Seafood Grimsby and Humber Alliance building on pandemic gains in UK seafood interest
For a port that no longer lands fish, Grimsby has – perhaps surprisingly – kept a name for itself as the seafood processing capital of England.
Around 70 seafood businesses are situated in and around the town, processing seafood for most of the major U.K. retailers and foodservice organizations – one third of all seafood consumed in the U.K. originates in Grimsby. Many are significant importers and exporters, bringing in more than 30 species from 40 different countries.
The Seafood Grimsby and Humber Alliance represents the region’s seafood and trading processing cluster, which is composed of around 70 companies with more than 5,500 employees and that together support a further 10,000 jobs along the value chain.
Seafox Management Consultants CEO Simon Dwyer, who manages the group’s activities, said it is dedicated to sustaining a strongly performing seafood industry in the region. The alliance’s board includes CEOs of high-profile companies such as Hilton Seafood, New England Seafood, Andrew Marr International, and Young’s Seafood; as well as the Grimsby Fish Merchants Association, which represents small- and medium- sized companies.
In May 2021, the Seafood Grimsby and Humber Alliance launched “Made Great in Grimsby,” an effort to ensure the sector’s full return following the strict lockdowns of the peak of the COVID-19 crisis. The campaign was launched to “raise awareness of the thousands of fish and seafood products produced daily in Grimsby,” Dwyer said.
“Trade has continued to thrive since restrictions eased, and this is helped in part by the closing of many supermarket counters. The increased familiarity and confidence of consumers in purchasing seafood online is also a factor,” Seafox Management Consultants CEO Simon Dwyer told SeafoodSource.
Dwyer said many of the smaller businesses his organization represents actually thrived during the pandemic.
“Grimsby also has 100 mobile fishmongers and more fishmonger shops per capita than anywhere else in the U.K. Many of these sell online and their businesses flourished during the lengthy COVID-19 lockdowns of the past two years,” he said.
To further support Grimsby’s seafood sector, the organization launched online cook-alongs last year on Instagram, hosted by The Lincolnshire Chef Patron and Director Steven Bennett. The initiative was linked to the Seafish Industry’s “Love Seafood” campaign. Launched in October 2020, Love Seafood aims to reframe Britain’s view of seafood and encourage U.K. consumers to eat more fish and shellfish through marketing activities and by providing seafood businesses with tools to communicate directly with consumers.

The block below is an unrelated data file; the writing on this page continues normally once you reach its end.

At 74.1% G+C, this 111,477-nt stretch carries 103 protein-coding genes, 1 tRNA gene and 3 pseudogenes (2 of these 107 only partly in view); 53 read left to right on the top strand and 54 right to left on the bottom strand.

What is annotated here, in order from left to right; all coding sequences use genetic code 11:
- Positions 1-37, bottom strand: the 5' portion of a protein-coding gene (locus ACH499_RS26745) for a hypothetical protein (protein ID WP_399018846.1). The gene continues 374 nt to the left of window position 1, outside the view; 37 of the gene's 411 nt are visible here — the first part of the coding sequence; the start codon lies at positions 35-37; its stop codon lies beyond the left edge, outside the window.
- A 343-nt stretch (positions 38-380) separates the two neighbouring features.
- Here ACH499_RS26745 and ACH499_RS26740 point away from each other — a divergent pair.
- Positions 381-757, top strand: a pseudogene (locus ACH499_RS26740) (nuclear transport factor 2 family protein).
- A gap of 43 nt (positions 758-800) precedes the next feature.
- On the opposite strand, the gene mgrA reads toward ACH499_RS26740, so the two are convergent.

“We’re hard at work creating a powerful collaboration with the whole food industry to create a globally important U.K. food valley to promote us as the U.K. capital of food, to attract investment and collaboration in innovation and automation, and offer green, sustainable, healthy growth,” Dwyer said.
At the recent annual general meeting of the association, Young’s Seafood CEO Simon Smith, who is also the alliance’s current board chair, said in 2022 the group will seek further improvements in local skills and research capacity through a training and skills initiative it formed in 2021 with the National Centre for Food Manufacturing. Significant regional and national grant funding has been secured to further that partnership and others designed to improve local employment opportunities and enhance the industry’s innovative capabilities, Smith said.
“We made great strides with all our key objectives last year, including the improvement of micro-biology laboratory testing services through Eurofins, and speciation testing, which analyzes the DNA of fish to guard against fraudulent or accidental inclusion of mislabelled species in fishery products,” Smith said.
Other areas of focus for the Seafood Grimsby and Humber Alliance in 2022 will be on green energy and carbon reduction, plus monitoring of trade-related compliance and regulation issues, particularly related to veterinary health checks and the growing complexity of export health certificates for the E.U., Smith said.
According to Dwyer, the organization will also aim to tighten partnerships with the Fishmongers’ Company and Seafish Industry Authority, which he said could add further value with their reach at national level and insight into domestic, import, and export issues. And a link has been made with the Iceland Ocean Cluster, a networking initiative with the goal of enabling a circular economy model to thrive in the seafood sector. It’s a model Dwyer aspires to emulate in Grimsby, and he said he’s already established research links made with Matis in Iceland and Sintef in Norway.
“There is much work to be done and many different strands to follow, but I believe there is an exciting and innovative future for the seafood industry in Grimsby,” Dwyer said.
Photo courtesy of Greater Lincolnshire LEP